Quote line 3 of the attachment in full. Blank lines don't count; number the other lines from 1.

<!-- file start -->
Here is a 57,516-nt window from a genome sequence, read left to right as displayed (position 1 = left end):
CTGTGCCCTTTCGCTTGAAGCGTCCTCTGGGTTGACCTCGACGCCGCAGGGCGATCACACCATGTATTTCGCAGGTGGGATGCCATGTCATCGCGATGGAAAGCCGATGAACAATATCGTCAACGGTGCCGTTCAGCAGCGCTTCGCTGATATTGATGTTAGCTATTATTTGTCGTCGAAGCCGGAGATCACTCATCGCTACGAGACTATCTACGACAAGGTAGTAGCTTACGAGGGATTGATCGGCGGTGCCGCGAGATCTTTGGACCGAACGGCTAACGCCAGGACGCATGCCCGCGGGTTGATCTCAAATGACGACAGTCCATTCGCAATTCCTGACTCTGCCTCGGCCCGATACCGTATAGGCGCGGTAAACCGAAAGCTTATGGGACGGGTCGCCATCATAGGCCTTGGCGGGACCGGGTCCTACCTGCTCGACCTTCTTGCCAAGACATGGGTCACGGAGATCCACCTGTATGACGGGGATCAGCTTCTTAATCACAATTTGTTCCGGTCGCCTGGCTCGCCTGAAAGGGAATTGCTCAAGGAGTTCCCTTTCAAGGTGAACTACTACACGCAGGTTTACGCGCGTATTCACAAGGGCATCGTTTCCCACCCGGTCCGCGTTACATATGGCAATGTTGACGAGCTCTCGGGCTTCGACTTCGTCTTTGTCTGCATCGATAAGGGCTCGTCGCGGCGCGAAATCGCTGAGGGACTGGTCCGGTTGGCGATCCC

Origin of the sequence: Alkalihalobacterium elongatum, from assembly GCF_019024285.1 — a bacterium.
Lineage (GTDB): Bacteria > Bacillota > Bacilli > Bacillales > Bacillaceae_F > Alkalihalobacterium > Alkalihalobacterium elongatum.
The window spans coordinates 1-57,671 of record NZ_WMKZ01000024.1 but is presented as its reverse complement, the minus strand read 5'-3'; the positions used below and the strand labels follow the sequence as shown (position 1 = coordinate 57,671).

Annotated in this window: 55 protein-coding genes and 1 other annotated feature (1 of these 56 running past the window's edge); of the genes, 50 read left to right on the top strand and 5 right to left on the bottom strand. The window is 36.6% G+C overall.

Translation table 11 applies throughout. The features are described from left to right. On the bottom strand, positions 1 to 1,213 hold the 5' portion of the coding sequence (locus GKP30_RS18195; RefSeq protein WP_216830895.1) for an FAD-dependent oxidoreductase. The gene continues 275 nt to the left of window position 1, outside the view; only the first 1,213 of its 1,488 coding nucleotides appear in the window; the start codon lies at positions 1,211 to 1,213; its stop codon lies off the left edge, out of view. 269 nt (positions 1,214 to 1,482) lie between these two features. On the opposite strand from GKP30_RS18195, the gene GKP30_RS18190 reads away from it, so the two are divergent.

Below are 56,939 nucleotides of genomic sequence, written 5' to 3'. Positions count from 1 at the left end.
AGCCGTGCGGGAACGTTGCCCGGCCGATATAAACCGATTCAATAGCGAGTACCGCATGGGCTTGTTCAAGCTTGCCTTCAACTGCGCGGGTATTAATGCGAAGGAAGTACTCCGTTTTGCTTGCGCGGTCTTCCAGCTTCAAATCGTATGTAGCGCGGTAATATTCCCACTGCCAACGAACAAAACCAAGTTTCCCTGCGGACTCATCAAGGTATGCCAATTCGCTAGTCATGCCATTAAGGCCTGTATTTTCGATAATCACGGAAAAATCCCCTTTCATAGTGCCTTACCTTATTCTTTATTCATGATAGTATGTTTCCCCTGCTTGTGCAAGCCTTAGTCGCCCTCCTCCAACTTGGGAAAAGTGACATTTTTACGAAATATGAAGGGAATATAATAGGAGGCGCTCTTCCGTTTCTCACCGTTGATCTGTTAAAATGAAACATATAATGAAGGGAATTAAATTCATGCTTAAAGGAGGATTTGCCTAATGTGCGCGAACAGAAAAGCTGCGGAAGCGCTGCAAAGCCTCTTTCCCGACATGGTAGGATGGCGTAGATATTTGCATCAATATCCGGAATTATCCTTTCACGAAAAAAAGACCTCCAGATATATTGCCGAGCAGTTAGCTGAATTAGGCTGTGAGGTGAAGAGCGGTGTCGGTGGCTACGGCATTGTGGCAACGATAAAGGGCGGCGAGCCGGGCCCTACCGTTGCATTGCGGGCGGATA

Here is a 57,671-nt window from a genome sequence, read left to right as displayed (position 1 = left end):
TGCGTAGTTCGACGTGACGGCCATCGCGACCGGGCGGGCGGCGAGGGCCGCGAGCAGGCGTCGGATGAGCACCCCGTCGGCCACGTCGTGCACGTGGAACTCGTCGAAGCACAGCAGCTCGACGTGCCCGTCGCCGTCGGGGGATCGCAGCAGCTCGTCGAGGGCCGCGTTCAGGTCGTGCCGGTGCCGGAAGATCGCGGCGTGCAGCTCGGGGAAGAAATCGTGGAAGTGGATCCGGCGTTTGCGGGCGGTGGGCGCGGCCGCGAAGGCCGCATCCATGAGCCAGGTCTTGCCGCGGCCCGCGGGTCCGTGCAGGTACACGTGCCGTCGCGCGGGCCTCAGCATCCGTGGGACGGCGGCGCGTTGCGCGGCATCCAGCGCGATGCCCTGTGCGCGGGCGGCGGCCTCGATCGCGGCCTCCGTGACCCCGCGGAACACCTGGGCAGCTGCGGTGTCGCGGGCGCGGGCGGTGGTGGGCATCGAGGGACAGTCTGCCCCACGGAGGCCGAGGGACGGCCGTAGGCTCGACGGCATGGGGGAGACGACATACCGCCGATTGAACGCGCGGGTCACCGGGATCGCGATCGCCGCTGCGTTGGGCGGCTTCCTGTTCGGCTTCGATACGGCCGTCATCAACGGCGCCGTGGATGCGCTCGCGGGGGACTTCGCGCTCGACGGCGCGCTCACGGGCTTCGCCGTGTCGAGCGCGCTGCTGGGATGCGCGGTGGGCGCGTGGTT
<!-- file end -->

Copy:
Origin of the sequence: Alkalihalobacterium elongatum, from assembly GCF_019024285.1 — a bacterium.